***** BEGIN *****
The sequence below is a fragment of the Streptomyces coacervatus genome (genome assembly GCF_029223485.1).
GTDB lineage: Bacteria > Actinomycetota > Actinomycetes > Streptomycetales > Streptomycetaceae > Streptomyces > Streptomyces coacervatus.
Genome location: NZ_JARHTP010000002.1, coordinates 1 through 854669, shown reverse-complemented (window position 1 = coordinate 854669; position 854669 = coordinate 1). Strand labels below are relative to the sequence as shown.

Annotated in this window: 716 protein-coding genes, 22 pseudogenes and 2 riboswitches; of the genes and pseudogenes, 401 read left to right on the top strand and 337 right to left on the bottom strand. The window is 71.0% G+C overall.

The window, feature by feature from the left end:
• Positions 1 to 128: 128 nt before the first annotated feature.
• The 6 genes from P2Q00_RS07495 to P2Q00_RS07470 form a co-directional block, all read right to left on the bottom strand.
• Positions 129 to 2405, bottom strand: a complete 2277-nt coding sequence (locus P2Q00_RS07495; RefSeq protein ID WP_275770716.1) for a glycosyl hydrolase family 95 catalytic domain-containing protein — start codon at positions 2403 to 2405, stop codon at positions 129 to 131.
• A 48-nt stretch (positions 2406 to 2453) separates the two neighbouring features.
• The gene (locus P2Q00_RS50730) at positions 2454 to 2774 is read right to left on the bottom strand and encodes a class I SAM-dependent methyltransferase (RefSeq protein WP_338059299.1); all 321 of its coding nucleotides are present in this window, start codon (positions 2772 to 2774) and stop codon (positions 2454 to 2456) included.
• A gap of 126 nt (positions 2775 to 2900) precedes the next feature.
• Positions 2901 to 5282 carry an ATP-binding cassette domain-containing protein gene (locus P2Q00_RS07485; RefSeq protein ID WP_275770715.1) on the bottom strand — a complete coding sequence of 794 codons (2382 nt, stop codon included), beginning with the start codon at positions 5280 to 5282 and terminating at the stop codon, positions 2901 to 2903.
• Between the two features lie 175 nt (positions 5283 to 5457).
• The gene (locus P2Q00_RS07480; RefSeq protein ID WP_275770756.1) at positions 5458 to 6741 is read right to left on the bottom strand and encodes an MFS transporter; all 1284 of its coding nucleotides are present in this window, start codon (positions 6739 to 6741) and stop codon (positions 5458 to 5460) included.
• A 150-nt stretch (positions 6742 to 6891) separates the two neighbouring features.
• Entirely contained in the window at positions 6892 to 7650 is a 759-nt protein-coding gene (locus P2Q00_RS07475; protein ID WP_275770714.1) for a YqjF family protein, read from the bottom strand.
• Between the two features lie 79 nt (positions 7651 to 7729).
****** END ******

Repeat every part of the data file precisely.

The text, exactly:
The sequence below is a fragment of the Streptomyces coacervatus genome (genome assembly GCF_029223485.1).
GTDB lineage: Bacteria > Actinomycetota > Actinomycetes > Streptomycetales > Streptomycetaceae > Streptomyces > Streptomyces coacervatus.
Genome location: NZ_JARHTP010000002.1, coordinates 1 through 854669, shown reverse-complemented (window position 1 = coordinate 854669; position 854669 = coordinate 1). Strand labels below are relative to the sequence as shown.

Annotated in this window: 716 protein-coding genes, 22 pseudogenes and 2 riboswitches; of the genes and pseudogenes, 401 read left to right on the top strand and 337 right to left on the bottom strand. The window is 71.0% G+C overall.

The window, feature by feature from the left end:
• Positions 1 to 128: 128 nt before the first annotated feature.
• The 6 genes from P2Q00_RS07495 to P2Q00_RS07470 form a co-directional block, all read right to left on the bottom strand.
• Positions 129 to 2405, bottom strand: a complete 2277-nt coding sequence (locus P2Q00_RS07495; RefSeq protein ID WP_275770716.1) for a glycosyl hydrolase family 95 catalytic domain-containing protein — start codon at positions 2403 to 2405, stop codon at positions 129 to 131.
• A 48-nt stretch (positions 2406 to 2453) separates the two neighbouring features.
• The gene (locus P2Q00_RS50730) at positions 2454 to 2774 is read right to left on the bottom strand and encodes a class I SAM-dependent methyltransferase (RefSeq protein WP_338059299.1); all 321 of its coding nucleotides are present in this window, start codon (positions 2772 to 2774) and stop codon (positions 2454 to 2456) included.
• A gap of 126 nt (positions 2775 to 2900) precedes the next feature.
• Positions 2901 to 5282 carry an ATP-binding cassette domain-containing protein gene (locus P2Q00_RS07485; RefSeq protein ID WP_275770715.1) on the bottom strand — a complete coding sequence of 794 codons (2382 nt, stop codon included), beginning with the start codon at positions 5280 to 5282 and terminating at the stop codon, positions 2901 to 2903.
• Between the two features lie 175 nt (positions 5283 to 5457).
• The gene (locus P2Q00_RS07480; RefSeq protein ID WP_275770756.1) at positions 5458 to 6741 is read right to left on the bottom strand and encodes an MFS transporter; all 1284 of its coding nucleotides are present in this window, start codon (positions 6739 to 6741) and stop codon (positions 5458 to 5460) included.
• A 150-nt stretch (positions 6742 to 6891) separates the two neighbouring features.
• Entirely contained in the window at positions 6892 to 7650 is a 759-nt protein-coding gene (locus P2Q00_RS07475; protein ID WP_275770714.1) for a YqjF family protein, read from the bottom strand.
• Between the two features lie 79 nt (positions 7651 to 7729).